Moreover, debate about necessary decarbonisation in agriculture has become polarised. The hard reality is the sector will have to decarbonise by between 10 and 15 per cent by 2030, or face sharp cuts in the size of Ireland’s national dairying and beef herd.
The broader political issue around climate is even more problematic. The world has 10 years to halt the rise in emissions to keep the rise in temperatures within 1.5 degrees of pre-industrial levels and to avoid irreversible impacts.
Given the existential threat to humanity this century, the debate will come down to the boldness of response (or lack of it), especially as other developed countries have forced their emissions downwards.
There will be much focus on transport, including investment and subsidisation in public transport to get people out of cars, which would bring down emissions while reducing congestion and urban air pollution.
The Greta Thunberg effect has rallied young people, but it has also mobilised women more than men. The old truism that older people are much more inclined to vote may not apply on this occasion.
There is much anecdotal evidence to suggest the new generation of impatient under-18 teenage climate activists are not only having an impact on the carbon footprint of their households, but also on their parents’ voting preferences.
It is no surprise, therefore, that the 32nd Dáil was a far more active parliament in terms of dealing with climate change than any of its predecessors. The specially-formed all-party committee agreed ambitious decarbonisation targets.
However, disagreements exist between the two big parties and the smaller parties, especially on roads. Fine Gael and Fianna Fáil still favour heavy spending on motorways; the Greens, Labour, Sinn Féin and the smaller parties want spending ratios reversed. There were also disputes over carbon tax, a measure opposed by Sinn Féin and by Solidarity-People Before Profit.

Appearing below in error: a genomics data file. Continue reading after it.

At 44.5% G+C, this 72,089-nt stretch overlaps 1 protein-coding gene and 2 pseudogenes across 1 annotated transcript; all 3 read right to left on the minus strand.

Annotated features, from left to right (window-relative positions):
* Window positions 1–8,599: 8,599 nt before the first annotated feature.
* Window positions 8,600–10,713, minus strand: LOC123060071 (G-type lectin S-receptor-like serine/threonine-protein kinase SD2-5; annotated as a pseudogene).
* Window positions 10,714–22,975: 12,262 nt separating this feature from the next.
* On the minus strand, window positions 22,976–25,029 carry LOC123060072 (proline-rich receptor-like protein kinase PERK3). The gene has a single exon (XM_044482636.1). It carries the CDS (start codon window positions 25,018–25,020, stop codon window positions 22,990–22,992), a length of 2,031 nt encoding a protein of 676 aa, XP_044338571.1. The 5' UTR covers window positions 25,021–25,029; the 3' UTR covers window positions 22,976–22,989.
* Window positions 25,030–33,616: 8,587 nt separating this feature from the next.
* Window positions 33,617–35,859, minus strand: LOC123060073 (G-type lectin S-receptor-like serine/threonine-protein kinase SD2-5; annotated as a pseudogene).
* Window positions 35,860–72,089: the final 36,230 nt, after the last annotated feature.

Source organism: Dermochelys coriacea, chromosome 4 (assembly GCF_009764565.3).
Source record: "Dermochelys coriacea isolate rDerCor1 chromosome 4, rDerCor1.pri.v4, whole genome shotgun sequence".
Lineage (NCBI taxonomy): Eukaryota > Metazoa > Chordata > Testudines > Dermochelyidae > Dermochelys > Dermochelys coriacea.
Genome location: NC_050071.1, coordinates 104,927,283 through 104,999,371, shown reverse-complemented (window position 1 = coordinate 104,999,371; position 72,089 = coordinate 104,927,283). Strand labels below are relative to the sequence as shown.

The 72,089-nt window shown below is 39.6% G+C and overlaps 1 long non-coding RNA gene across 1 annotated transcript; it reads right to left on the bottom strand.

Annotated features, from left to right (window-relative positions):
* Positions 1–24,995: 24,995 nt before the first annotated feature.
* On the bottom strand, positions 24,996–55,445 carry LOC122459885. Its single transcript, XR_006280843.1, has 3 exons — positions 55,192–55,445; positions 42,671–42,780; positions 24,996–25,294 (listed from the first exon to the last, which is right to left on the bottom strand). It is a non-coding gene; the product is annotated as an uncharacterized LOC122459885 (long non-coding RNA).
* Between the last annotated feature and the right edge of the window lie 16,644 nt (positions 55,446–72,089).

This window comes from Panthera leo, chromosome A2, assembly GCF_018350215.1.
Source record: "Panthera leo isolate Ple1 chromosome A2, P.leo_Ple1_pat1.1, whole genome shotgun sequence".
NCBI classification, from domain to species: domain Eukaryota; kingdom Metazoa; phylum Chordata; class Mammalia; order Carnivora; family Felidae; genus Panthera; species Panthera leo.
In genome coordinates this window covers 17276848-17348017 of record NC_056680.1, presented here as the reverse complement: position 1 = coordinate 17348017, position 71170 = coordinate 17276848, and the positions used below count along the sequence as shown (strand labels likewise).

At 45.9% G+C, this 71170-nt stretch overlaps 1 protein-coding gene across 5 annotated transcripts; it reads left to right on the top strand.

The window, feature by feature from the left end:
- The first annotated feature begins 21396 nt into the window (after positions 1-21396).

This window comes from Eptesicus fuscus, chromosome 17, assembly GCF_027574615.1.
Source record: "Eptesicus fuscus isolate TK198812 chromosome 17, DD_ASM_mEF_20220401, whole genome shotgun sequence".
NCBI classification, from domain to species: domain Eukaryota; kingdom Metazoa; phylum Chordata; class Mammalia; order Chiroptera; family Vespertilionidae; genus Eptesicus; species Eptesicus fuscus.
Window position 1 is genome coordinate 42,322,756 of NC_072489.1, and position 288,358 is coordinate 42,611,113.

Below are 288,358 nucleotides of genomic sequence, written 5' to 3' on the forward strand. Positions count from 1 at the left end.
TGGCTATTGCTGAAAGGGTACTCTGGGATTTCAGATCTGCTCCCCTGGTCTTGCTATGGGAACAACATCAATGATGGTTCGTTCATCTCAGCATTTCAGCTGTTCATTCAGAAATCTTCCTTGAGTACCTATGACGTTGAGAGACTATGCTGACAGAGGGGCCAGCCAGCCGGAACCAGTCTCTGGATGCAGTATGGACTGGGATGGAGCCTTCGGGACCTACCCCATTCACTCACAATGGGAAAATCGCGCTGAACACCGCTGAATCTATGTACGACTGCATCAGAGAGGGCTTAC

The Green surge in the local elections has led other parties to focus more on climate change, culminating in Minister for Climate Change Richard Bruton rushing out a draft Bill in early January.
If implemented, it aims to ban new fossil fuel-powered cars after 2030 and to have one million electric vehicles on the State’s roads by then. But the Bill was not even fully drafted, never mind fully written, when it was published in the dying days of the Dáil. It was gestural, more than anything else.
Focus groups are clearly telling other parties that climate change is now a central issue, and that the Greens are seen as leaders on the topic. Sometimes the Greens benefit when other politicians are forced to talk about the issue.
Bandwagons sometimes come along in politics. The local and European elections, and opinion polls, signal that the Green Party’s seat total could break into double figures for the first time, and shape the next government.
These signals, however, have yet to be turned into votes.